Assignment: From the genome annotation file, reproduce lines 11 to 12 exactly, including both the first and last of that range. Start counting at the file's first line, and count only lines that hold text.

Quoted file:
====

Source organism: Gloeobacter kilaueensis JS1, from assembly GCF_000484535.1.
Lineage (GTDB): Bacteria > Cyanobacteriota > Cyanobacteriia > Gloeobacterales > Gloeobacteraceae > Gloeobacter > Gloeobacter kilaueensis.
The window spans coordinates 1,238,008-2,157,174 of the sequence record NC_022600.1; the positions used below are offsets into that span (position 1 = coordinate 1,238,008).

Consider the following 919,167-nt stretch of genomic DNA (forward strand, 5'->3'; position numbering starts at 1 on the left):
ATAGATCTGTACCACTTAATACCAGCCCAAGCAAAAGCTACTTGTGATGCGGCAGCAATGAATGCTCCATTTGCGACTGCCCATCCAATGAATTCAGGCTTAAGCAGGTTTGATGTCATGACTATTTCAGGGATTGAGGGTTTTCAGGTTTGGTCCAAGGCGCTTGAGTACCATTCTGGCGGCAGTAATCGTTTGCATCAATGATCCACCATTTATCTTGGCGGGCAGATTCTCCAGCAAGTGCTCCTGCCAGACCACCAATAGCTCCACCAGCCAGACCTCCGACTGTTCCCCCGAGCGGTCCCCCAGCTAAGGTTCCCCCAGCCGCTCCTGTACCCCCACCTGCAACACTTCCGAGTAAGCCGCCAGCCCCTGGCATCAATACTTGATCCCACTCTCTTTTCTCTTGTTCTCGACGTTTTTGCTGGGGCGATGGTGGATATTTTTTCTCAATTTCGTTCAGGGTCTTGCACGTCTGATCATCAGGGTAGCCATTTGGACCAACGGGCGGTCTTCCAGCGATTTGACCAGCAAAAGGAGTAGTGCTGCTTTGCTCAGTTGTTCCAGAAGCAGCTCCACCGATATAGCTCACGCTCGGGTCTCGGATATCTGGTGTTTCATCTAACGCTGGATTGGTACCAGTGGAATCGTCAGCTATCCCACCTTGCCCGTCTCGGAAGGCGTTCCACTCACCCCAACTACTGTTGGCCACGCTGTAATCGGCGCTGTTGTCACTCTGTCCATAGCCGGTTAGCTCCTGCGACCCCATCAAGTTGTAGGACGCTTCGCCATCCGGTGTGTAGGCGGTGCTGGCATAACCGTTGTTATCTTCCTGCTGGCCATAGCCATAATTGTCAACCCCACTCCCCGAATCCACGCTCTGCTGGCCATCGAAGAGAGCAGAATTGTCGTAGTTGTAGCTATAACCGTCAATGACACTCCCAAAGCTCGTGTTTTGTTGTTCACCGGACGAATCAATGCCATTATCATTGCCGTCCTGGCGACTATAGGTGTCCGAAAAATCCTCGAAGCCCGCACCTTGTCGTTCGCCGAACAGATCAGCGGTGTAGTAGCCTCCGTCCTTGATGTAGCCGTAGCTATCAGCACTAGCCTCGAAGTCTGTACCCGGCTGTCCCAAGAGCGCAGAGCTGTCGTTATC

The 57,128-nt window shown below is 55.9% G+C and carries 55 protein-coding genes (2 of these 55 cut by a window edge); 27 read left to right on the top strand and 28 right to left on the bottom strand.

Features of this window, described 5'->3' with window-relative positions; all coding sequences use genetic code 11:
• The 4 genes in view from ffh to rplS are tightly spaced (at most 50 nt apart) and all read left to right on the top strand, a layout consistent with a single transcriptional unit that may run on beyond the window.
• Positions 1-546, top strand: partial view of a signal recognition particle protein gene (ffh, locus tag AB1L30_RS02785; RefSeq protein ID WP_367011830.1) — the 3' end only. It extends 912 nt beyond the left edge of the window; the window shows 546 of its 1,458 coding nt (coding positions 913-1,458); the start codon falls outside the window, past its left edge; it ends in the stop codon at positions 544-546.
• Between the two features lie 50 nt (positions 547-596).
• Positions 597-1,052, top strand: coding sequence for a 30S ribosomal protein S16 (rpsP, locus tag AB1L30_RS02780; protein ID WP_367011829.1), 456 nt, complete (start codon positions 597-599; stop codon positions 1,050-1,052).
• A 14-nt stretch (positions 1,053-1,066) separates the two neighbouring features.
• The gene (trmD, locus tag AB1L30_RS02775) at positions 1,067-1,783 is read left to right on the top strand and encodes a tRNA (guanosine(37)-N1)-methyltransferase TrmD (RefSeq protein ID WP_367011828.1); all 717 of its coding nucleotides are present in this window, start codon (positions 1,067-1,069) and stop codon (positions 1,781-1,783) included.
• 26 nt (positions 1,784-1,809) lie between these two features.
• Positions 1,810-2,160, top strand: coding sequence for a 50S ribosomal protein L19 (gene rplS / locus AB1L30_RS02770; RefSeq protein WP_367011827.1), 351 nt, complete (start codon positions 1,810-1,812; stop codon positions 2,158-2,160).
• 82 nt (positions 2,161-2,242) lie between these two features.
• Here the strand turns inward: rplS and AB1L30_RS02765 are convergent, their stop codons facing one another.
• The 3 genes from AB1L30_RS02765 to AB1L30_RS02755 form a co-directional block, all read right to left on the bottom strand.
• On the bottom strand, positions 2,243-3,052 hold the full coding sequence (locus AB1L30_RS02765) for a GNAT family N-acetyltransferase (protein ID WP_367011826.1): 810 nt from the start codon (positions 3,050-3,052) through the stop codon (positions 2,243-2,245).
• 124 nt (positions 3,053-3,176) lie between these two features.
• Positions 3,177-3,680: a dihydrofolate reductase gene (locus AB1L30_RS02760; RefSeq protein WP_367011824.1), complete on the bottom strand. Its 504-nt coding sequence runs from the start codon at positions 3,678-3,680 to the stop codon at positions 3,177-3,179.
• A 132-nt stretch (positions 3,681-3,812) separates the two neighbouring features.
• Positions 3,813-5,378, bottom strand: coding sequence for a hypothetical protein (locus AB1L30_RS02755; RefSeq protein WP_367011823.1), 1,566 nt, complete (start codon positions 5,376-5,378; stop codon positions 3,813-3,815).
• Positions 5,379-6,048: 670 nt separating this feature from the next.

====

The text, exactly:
• Positions 597-1,052, top strand: coding sequence for a 30S ribosomal protein S16 (rpsP, locus tag AB1L30_RS02780; protein ID WP_367011829.1), 456 nt, complete (start codon positions 597-599; stop codon positions 1,050-1,052).
• A 14-nt stretch (positions 1,053-1,066) separates the two neighbouring features.